San Pedro Escanela has a population of 469, with agriculture as its main economic activity, including some fruit trees. However it has the most important forests of the region with pines, cedars, oaks, oyamels and strawberry trees. San Pedro Escanela was founded as a mining camp called the Real de San Pedro Escanela. It was the head of a district called an Alcaldía Mayor from 1609 to 1675, when the depletion of local minerals cause the town to decline and the seat of government to move to Cadereyta. At its height, it had official jurisdiction over most of what is now the Sierra Gorda of Querétaro, making up about half of the territory that would become the state of Querétaro. Its original church was constructed in 1608 and originally manned by Franciscans, but these were withdrawn and replaced by Augustinians in 1609. Years after this, the monks were replaced by regular clergy. This church was destroyed as the roof was being replaced in 1877 and then rebuilt.
Bucareli has a population of 236, with mostly seasonal agriculture. There is only one museum in the municipality, which is the Community Museum of the Bucareli Delegation, but there are plans for a second in the municipal seat. The former monastery of Bucareli was begun in 1896, with a design similar to a medieval castle. It was founded by Ángelo Ruíz y Ruíz, Isidoro M. Ávila, Salvador Monroy, Domingo García and Pacífico Rendón, all Franciscans from Michoacán. The interior has two courtyards with arches and a fountain in the center, along with cells for the monks and a church which was never finished. There is also a chapel and sacristy, which were built later by Mariano Aguilera from Querétaro, along with three other rooms in a separate area locally known as “El Conventito” (The Little Monastery). These rooms contain 450 volumes on various topics in theology written in Latin.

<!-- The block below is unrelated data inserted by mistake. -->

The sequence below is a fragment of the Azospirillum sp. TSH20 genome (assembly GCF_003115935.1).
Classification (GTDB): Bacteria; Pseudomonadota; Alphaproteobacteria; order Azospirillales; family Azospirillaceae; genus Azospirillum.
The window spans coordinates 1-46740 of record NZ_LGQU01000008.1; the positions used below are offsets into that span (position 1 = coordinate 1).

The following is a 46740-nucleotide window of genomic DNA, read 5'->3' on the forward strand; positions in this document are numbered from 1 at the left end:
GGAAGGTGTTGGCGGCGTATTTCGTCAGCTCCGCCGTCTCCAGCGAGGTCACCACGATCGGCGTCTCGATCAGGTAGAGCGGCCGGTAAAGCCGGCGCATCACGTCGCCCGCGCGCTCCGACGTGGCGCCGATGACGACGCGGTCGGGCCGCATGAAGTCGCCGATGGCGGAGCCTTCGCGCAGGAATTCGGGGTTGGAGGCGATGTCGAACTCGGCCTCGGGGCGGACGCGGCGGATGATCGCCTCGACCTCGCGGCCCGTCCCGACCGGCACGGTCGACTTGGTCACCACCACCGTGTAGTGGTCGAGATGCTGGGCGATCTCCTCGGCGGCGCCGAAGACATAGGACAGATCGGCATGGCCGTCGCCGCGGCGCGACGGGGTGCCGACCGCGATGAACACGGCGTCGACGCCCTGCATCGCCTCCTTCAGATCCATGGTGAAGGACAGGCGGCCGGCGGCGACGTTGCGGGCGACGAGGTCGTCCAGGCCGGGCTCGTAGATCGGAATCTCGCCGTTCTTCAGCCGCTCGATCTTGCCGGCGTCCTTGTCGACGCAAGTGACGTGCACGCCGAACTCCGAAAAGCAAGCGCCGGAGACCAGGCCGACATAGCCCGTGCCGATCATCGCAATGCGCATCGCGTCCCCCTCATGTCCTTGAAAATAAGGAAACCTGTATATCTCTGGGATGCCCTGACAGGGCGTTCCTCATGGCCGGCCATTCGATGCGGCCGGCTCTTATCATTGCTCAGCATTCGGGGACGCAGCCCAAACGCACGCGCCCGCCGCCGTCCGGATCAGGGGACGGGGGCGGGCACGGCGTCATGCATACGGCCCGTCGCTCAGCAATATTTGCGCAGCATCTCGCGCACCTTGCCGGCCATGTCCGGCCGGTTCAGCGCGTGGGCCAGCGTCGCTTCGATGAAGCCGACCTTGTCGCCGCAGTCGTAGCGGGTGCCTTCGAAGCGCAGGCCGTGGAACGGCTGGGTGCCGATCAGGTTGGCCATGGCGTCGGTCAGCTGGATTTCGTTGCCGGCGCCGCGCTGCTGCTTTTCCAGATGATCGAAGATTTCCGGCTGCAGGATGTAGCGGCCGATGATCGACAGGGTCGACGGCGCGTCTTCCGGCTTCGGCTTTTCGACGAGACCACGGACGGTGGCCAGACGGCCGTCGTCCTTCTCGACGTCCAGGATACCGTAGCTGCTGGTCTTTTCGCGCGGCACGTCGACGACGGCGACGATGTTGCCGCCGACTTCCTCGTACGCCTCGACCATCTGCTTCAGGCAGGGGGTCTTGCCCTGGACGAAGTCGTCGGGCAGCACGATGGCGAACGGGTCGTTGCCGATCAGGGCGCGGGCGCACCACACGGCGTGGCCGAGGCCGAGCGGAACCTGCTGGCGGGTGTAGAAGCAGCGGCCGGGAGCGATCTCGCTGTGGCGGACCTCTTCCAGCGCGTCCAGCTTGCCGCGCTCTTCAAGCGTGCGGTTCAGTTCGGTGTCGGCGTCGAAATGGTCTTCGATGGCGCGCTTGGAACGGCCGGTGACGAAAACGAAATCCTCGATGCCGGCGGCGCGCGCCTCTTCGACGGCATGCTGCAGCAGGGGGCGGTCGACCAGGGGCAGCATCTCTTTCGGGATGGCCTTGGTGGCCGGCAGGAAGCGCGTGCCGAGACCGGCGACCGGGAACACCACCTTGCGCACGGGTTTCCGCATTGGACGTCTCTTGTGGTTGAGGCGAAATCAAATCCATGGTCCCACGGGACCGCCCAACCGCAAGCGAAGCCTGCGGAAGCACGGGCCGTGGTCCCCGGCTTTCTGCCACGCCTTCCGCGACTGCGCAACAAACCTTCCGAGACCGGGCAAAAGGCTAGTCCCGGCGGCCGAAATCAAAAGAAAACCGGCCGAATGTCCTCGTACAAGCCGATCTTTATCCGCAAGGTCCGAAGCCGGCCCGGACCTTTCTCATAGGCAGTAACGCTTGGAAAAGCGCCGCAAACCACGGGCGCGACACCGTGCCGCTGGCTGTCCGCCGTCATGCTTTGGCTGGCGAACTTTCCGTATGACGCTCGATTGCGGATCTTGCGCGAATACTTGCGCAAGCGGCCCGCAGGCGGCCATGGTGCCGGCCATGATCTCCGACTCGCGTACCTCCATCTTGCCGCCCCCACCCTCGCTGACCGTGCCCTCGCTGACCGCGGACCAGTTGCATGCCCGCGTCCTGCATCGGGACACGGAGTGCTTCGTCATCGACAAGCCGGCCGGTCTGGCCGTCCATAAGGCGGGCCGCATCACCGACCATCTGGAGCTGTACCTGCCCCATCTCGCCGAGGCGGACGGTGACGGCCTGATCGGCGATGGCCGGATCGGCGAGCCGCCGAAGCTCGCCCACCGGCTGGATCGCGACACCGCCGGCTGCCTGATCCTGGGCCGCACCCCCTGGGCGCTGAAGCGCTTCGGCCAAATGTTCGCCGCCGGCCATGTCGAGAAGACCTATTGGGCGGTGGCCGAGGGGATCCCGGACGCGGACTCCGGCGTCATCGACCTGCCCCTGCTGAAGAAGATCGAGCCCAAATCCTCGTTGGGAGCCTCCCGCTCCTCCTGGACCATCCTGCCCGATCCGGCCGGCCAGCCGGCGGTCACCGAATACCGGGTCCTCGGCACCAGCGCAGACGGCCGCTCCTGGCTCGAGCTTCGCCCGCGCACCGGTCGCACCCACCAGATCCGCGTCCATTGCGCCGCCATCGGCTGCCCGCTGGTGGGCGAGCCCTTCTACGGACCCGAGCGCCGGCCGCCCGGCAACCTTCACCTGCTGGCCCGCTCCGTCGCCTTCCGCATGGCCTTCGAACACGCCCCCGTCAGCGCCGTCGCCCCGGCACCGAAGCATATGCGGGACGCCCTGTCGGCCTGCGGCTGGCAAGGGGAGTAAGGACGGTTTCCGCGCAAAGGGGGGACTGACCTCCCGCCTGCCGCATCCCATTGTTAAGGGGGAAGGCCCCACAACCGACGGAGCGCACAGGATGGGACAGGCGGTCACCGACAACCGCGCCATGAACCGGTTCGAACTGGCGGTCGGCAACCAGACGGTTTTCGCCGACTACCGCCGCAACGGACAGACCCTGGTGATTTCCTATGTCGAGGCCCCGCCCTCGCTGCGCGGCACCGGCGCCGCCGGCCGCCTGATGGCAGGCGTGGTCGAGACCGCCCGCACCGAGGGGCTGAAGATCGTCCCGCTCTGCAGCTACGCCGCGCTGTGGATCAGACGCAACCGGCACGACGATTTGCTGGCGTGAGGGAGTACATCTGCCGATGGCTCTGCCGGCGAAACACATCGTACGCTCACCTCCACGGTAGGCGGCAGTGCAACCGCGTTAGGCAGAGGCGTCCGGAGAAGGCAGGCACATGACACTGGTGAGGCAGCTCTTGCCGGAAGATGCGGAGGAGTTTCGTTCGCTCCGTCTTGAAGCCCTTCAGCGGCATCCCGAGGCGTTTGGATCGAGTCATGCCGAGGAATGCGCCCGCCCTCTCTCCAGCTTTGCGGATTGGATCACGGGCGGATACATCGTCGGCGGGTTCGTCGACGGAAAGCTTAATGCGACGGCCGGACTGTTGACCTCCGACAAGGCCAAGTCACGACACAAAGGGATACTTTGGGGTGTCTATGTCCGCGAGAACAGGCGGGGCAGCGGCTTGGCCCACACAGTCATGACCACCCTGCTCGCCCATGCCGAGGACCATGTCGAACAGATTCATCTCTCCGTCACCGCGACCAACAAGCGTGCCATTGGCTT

The Bucareli Mission was named after viceroy Antonio María de Bucareli y Ursúa and founded by Brother Juan Guadalupe de Soriano, a Franciscan from San Diego de Acalá monstery in Mexico City. It had the objective of settling the local Chichimecas around it, including those which had escaped similar mission/settlements in Tolimán, Vizarrón and others. The architecture is square with a simple facade and interior.